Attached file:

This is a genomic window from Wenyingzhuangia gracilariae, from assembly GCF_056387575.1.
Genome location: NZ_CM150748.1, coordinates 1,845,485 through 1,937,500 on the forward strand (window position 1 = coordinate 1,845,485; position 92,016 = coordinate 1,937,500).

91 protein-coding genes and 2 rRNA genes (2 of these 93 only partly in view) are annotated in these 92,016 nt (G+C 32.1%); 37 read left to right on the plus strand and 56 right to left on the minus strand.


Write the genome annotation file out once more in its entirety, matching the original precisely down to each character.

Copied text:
This is a genomic window from Wenyingzhuangia gracilariae, from assembly GCF_056387575.1.
Genome location: NZ_CM150748.1, coordinates 1,845,485 through 1,937,500 on the forward strand (window position 1 = coordinate 1,845,485; position 92,016 = coordinate 1,937,500).

91 protein-coding genes and 2 rRNA genes (2 of these 93 only partly in view) are annotated in these 92,016 nt (G+C 32.1%); 37 read left to right on the plus strand and 56 right to left on the minus strand.